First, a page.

Ontario breaks ground on $1.6-billion expansion at CAMH

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Ontario Construction News staff writer

Ontario Premier Doug Ford attended a ground-breaking ceremony on Friday and announced $1.6 billion for the design and construction of two new buildings at the Centre for Addiction and Mental Health (CAMH) in Toronto.

The new Secure Care and Recovery Building will provide a safe haven where some of the hospital’s most vulnerable patients can recover with dignity.

Infrastructure Ontario (IO) and the Centre for Addiction and Mental Health (CAMH) awarded the project to PCL Partnerships to design, build and finance the CAMH Phase 1D Redevelopment project.

The PCL Partnerships team includes:

  • Applicant Lead: PCL Constructors Canada Inc.
  • Design Team: Diamond Schmitt Architects & Architectural Resources
  • Construction Team: PCL Constructors Canada Inc.

“The physical transformation of our Queen Street West site is turning what was once a walled institution into a symbol of hope for the future of mental health care,” said Sarah Downey, CAMH president and CEO. “With the construction of the Secure Care and Recovery Building and Discovery Centre, we will continue to provide the highest quality care to our most complex patients and accelerate research discoveries and developments that will improve the lives of those living with mental illness, because mental health is health.”

A larger forensic mental health program will be available to patients with mental health problems who have become involved with the justice system, but are not sentenced to jail or prison. An additional 214 in-patient beds will be available for people with complex mental illness who are under court-ordered care and require enhanced treatment and higher security for their own safety and for that of the public.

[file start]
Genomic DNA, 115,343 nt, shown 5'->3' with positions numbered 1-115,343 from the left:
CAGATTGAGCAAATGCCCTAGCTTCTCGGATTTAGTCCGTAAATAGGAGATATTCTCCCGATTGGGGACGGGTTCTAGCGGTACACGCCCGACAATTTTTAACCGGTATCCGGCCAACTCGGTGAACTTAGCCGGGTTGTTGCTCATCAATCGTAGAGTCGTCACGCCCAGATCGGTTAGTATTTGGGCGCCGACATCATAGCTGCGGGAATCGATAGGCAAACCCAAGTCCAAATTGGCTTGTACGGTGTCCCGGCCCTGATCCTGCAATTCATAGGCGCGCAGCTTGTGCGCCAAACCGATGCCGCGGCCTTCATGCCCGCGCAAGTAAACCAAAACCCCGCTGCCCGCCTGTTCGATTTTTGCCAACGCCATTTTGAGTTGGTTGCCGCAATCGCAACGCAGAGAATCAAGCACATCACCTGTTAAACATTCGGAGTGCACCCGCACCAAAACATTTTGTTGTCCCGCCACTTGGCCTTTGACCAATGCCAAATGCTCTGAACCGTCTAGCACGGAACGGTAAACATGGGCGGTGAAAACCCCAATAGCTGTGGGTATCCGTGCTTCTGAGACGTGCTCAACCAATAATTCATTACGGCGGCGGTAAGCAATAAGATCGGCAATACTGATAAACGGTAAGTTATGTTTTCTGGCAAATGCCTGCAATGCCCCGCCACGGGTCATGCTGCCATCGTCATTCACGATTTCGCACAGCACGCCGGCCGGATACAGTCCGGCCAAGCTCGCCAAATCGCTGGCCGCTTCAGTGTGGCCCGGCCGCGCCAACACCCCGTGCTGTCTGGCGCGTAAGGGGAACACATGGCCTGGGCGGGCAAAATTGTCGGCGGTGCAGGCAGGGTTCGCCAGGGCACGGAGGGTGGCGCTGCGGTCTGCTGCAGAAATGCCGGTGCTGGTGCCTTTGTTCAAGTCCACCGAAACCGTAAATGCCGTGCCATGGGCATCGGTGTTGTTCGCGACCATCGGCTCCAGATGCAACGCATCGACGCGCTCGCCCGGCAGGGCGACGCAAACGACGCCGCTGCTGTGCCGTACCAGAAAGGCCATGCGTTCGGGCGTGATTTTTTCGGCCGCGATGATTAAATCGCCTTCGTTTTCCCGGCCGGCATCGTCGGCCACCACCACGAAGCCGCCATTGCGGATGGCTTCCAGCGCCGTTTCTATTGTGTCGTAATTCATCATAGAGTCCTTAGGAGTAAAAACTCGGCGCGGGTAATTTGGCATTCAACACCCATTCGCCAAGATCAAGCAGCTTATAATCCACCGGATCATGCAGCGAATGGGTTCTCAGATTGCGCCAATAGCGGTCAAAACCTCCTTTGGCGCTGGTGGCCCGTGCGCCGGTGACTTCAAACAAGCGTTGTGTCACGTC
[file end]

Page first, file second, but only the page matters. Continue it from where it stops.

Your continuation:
“This expansion is a major step forward in improving mental health care here in Toronto and throughout our province,” said Ford.

Architect Bruce Kuwabara said the new campus is a reminder of the progress made on mental health and addiction over the past few decades.

“Twenty years ago, no one would put their name on a building for mental health,” said Kuwabara, whose firm designed the curvy research centre under construction at Queen and Shaw Streets.

This is the fourth phase and final phase in two decades of redevelopment at CAMH. As well as improving care and creating hope, the work is addressing the stigma surrounding mental illness by breaking down the physical barriers that once separated CAMH from the community.

For more information about CAMH’s redevelopment plans, click here.

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